An aversion to the spray from a water hose isn’t uncommon among horses. In fact, I have a horse who once behaved very much like your mare. His name is Bellagio---we call him “Geo” for short---and he is a 7-year-old warmblood. Initially, Geo hated the feel of water on his body, especially around his sides. He would even react to the sound of the hose nozzle clicking on and off. Needless to say bathing Geo was a chore---it was like trying to wash a cat!
However, I managed to help Geo get through this problem, and now he fully accepts being hosed down. When working with him, my main focus was to help him accept and understand what I was doing, which gave him confidence and established a relationship of trust between us.
Many times people do things in a way that might accomplish a given task---getting a horse bathed, clipped, mounted or whatever---but only by asking the horse to tolerate what is happening. That means having to repeat lessons over and over because the horse is not really coming to the situation with a feeling of trust. It’s far better to work toward understanding and acceptance: When a horse trusts you and accepts what is happening rather than simply tolerating it, you establish a foundation for handling future training challenges.
To develop an eye for the difference between acceptance and tolerance, become an observer of all horses being handled by anybody. This is putting into practice that old saying, “Learn everything you can, anytime you can, from anyone you can.” As you watch the horses and people interact, ask yourself, “Does that horse accept and understand what is going on, or is he barely tolerating it?” I’ll bet you’ll find that many more horses are tolerating what’s being asked of them rather than accepting it.
I am happy to report that by helping Geo become confident and to understand and accept what I was asking of him, he has become totally relaxed and cooperative at bath time. By getting past tolerance to acceptance, he has become my trusting partner. Take a look at my lessons with Geo and imagine the many ways you could use this approach, from training a horse to accept the spray from a hose to overcoming other training issues.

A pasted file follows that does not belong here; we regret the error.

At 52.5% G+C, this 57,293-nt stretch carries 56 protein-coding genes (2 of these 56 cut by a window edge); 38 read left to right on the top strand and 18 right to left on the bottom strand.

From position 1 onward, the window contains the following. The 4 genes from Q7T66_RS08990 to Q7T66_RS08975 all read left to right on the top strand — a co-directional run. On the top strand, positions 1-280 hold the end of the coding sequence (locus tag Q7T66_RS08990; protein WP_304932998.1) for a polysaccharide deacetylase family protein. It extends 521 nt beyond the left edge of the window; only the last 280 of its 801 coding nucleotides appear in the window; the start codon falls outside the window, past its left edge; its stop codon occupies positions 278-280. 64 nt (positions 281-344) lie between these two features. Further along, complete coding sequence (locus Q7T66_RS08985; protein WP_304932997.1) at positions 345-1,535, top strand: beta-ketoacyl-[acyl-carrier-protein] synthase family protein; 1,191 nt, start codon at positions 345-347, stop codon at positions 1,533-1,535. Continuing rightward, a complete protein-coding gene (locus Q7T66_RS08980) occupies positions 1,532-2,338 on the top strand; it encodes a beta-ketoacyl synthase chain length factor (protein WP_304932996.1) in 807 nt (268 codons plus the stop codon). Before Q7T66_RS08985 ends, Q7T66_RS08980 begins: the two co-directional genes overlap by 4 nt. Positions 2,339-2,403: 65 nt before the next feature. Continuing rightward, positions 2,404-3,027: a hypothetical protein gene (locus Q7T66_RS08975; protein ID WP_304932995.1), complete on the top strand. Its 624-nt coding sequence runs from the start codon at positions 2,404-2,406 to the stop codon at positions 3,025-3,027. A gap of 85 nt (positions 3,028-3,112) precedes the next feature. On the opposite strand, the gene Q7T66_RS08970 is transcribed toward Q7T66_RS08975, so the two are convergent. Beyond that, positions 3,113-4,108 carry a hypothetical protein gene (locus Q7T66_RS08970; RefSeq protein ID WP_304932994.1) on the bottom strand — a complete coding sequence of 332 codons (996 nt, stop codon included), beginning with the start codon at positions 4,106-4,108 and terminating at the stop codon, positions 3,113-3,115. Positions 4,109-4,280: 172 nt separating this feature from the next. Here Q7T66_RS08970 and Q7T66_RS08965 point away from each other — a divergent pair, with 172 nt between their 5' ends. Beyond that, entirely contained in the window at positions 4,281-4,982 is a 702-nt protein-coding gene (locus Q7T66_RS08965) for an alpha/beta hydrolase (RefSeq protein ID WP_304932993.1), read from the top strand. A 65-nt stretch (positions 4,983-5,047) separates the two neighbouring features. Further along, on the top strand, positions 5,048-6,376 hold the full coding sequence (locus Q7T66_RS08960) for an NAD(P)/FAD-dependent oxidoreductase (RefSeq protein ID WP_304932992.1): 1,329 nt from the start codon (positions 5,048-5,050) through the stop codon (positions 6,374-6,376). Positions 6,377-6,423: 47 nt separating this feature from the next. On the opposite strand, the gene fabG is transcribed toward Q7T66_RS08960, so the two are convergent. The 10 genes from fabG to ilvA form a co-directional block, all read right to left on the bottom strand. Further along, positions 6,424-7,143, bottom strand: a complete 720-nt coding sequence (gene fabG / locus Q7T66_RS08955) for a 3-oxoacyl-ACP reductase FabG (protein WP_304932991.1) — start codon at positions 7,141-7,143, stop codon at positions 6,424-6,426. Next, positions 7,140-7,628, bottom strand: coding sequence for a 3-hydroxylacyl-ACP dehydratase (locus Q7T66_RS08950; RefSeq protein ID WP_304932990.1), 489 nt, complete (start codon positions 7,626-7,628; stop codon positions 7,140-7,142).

If a horse has any worry about the water stream, I direct it away from him. Here you can see from Geo’s body posture that he is ready for anything. In this situation, it’s important that he has room to move and that he has a high regard for my personal space. A horse can quickly figure out that if he runs you over, the hose stops spraying. So make sure to establish boundaries before you start these exercises. Even if your horse has already learned to respect your space, be sensible about protecting yourself: A front foot can strike out in a second if a horse feels trapped. Remember that you control how much pressure the horse is feeling. So take your time, read the behavior by observing your horse’s posture and be ready to direct the water away from him.
2. I take another step forward. Now the hose is spraying Geo’s body. Notice that I am leading him with my left hand and spraying with my right. I want him to be moving for these first few touches with the spray. If I’m directing his movement back and forth in front of me, I’m still in control. If he is standing still and I go at him with the spray, then I will likely be trying to manage a hose and a scared horse on the end of the lead. Although in the end you want your horse to stand quietly, don’t try to get him to remain still in the beginning; Allow and encourage some movement. If a horse is scared and you confine him, he will go into self-preservation mode. That means he will first freeze to build up to an explosion and then try to get out of there with flight—and if he can’t, he will fight. Avoid all of that with a method that starts with planned movement to dissipate the need for the powerful engine of survival to kick in.